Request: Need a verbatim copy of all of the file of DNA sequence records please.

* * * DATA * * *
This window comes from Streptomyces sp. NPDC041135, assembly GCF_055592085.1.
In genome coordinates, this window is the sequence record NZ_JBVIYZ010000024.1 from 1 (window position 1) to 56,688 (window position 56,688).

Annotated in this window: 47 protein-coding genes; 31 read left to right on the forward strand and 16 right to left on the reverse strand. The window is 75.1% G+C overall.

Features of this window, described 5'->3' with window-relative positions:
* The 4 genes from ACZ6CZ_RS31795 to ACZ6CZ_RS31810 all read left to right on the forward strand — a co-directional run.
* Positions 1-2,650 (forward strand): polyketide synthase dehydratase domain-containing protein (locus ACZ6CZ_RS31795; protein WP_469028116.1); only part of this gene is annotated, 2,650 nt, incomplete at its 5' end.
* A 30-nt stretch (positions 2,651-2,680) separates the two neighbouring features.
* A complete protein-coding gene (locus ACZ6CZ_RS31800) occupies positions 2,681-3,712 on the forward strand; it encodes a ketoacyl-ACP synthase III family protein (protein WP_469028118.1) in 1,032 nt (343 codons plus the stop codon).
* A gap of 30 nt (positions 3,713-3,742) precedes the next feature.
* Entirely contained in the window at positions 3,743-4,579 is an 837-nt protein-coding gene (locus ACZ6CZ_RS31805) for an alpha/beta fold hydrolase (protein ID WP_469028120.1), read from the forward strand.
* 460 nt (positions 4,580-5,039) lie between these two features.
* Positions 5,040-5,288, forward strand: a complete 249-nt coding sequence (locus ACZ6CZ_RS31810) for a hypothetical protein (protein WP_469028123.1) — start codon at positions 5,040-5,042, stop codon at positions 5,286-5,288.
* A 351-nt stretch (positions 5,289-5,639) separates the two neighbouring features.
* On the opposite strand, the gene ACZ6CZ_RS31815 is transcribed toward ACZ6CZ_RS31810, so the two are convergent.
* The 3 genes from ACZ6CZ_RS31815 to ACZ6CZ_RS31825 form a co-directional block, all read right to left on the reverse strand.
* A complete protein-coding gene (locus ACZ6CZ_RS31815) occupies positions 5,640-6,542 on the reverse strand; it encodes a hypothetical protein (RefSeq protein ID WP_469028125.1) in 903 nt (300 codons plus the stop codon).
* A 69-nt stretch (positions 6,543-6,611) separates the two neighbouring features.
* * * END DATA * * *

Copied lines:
This window comes from Streptomyces sp. NPDC041135, assembly GCF_055592085.1.
In genome coordinates, this window is the sequence record NZ_JBVIYZ010000024.1 from 1 (window position 1) to 56,688 (window position 56,688).

Annotated in this window: 47 protein-coding genes; 31 read left to right on the forward strand and 16 right to left on the reverse strand. The window is 75.1% G+C overall.

Features of this window, described 5'->3' with window-relative positions:
* The 4 genes from ACZ6CZ_RS31795 to ACZ6CZ_RS31810 all read left to right on the forward strand — a co-directional run.
* Positions 1-2,650 (forward strand): polyketide synthase dehydratase domain-containing protein (locus ACZ6CZ_RS31795; protein WP_469028116.1); only part of this gene is annotated, 2,650 nt, incomplete at its 5' end.
* A 30-nt stretch (positions 2,651-2,680) separates the two neighbouring features.
* A complete protein-coding gene (locus ACZ6CZ_RS31800) occupies positions 2,681-3,712 on the forward strand; it encodes a ketoacyl-ACP synthase III family protein (protein WP_469028118.1) in 1,032 nt (343 codons plus the stop codon).
* A gap of 30 nt (positions 3,713-3,742) precedes the next feature.
* Entirely contained in the window at positions 3,743-4,579 is an 837-nt protein-coding gene (locus ACZ6CZ_RS31805) for an alpha/beta fold hydrolase (protein ID WP_469028120.1), read from the forward strand.
* 460 nt (positions 4,580-5,039) lie between these two features.
* Positions 5,040-5,288, forward strand: a complete 249-nt coding sequence (locus ACZ6CZ_RS31810) for a hypothetical protein (protein WP_469028123.1) — start codon at positions 5,040-5,042, stop codon at positions 5,286-5,288.
* A 351-nt stretch (positions 5,289-5,639) separates the two neighbouring features.
* On the opposite strand, the gene ACZ6CZ_RS31815 is transcribed toward ACZ6CZ_RS31810, so the two are convergent.
* The 3 genes from ACZ6CZ_RS31815 to ACZ6CZ_RS31825 form a co-directional block, all read right to left on the reverse strand.
* A complete protein-coding gene (locus ACZ6CZ_RS31815) occupies positions 5,640-6,542 on the reverse strand; it encodes a hypothetical protein (RefSeq protein ID WP_469028125.1) in 903 nt (300 codons plus the stop codon).
* A 69-nt stretch (positions 6,543-6,611) separates the two neighbouring features.